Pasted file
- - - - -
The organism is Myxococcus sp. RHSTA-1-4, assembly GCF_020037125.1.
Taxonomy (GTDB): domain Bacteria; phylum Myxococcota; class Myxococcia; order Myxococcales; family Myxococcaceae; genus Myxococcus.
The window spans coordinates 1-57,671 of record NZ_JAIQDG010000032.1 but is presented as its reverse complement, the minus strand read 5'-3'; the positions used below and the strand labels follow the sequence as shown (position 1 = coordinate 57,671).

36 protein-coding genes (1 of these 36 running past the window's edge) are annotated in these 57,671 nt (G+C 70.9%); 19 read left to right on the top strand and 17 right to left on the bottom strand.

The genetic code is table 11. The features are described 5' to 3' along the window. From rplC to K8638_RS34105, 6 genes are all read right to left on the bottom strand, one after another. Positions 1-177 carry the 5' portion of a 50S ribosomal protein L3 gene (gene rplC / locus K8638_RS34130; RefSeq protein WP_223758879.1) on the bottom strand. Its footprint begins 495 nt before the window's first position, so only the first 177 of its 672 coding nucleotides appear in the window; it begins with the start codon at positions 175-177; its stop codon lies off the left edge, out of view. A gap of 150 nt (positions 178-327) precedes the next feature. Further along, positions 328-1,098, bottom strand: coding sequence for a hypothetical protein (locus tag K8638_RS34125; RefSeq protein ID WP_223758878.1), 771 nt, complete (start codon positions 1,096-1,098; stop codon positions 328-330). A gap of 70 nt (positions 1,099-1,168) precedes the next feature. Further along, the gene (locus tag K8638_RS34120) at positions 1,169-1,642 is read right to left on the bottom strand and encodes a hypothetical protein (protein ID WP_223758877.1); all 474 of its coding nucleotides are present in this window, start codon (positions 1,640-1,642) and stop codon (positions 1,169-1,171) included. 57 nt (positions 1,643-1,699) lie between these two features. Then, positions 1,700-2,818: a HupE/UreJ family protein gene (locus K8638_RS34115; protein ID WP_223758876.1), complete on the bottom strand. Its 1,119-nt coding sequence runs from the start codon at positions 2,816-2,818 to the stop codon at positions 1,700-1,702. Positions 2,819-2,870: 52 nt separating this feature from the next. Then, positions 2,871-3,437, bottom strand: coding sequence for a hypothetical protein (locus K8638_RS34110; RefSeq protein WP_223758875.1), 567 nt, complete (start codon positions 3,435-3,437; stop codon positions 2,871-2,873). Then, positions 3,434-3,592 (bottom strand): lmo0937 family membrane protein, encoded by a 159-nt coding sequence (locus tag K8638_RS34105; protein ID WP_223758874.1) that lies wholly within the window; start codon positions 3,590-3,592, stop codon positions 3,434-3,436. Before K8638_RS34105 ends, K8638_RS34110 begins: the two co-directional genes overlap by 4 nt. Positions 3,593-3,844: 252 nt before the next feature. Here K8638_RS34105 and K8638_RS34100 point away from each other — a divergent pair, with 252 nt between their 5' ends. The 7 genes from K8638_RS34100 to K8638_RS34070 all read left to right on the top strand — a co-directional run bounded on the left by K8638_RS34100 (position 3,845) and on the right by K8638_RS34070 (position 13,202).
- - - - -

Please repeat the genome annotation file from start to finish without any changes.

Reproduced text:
The organism is Myxococcus sp. RHSTA-1-4, assembly GCF_020037125.1.
Taxonomy (GTDB): domain Bacteria; phylum Myxococcota; class Myxococcia; order Myxococcales; family Myxococcaceae; genus Myxococcus.
The window spans coordinates 1-57,671 of record NZ_JAIQDG010000032.1 but is presented as its reverse complement, the minus strand read 5'-3'; the positions used below and the strand labels follow the sequence as shown (position 1 = coordinate 57,671).

36 protein-coding genes (1 of these 36 running past the window's edge) are annotated in these 57,671 nt (G+C 70.9%); 19 read left to right on the top strand and 17 right to left on the bottom strand.

The genetic code is table 11. The features are described 5' to 3' along the window. From rplC to K8638_RS34105, 6 genes are all read right to left on the bottom strand, one after another. Positions 1-177 carry the 5' portion of a 50S ribosomal protein L3 gene (gene rplC / locus K8638_RS34130; RefSeq protein WP_223758879.1) on the bottom strand. Its footprint begins 495 nt before the window's first position, so only the first 177 of its 672 coding nucleotides appear in the window; it begins with the start codon at positions 175-177; its stop codon lies off the left edge, out of view. A gap of 150 nt (positions 178-327) precedes the next feature. Further along, positions 328-1,098, bottom strand: coding sequence for a hypothetical protein (locus tag K8638_RS34125; RefSeq protein ID WP_223758878.1), 771 nt, complete (start codon positions 1,096-1,098; stop codon positions 328-330). A gap of 70 nt (positions 1,099-1,168) precedes the next feature. Further along, the gene (locus tag K8638_RS34120) at positions 1,169-1,642 is read right to left on the bottom strand and encodes a hypothetical protein (protein ID WP_223758877.1); all 474 of its coding nucleotides are present in this window, start codon (positions 1,640-1,642) and stop codon (positions 1,169-1,171) included. 57 nt (positions 1,643-1,699) lie between these two features. Then, positions 1,700-2,818: a HupE/UreJ family protein gene (locus K8638_RS34115; protein ID WP_223758876.1), complete on the bottom strand. Its 1,119-nt coding sequence runs from the start codon at positions 2,816-2,818 to the stop codon at positions 1,700-1,702. Positions 2,819-2,870: 52 nt separating this feature from the next. Then, positions 2,871-3,437, bottom strand: coding sequence for a hypothetical protein (locus K8638_RS34110; RefSeq protein WP_223758875.1), 567 nt, complete (start codon positions 3,435-3,437; stop codon positions 2,871-2,873). Then, positions 3,434-3,592 (bottom strand): lmo0937 family membrane protein, encoded by a 159-nt coding sequence (locus tag K8638_RS34105; protein ID WP_223758874.1) that lies wholly within the window; start codon positions 3,590-3,592, stop codon positions 3,434-3,436. Before K8638_RS34105 ends, K8638_RS34110 begins: the two co-directional genes overlap by 4 nt. Positions 3,593-3,844: 252 nt before the next feature. Here K8638_RS34105 and K8638_RS34100 point away from each other — a divergent pair, with 252 nt between their 5' ends. The 7 genes from K8638_RS34100 to K8638_RS34070 all read left to right on the top strand — a co-directional run bounded on the left by K8638_RS34100 (position 3,845) and on the right by K8638_RS34070 (position 13,202).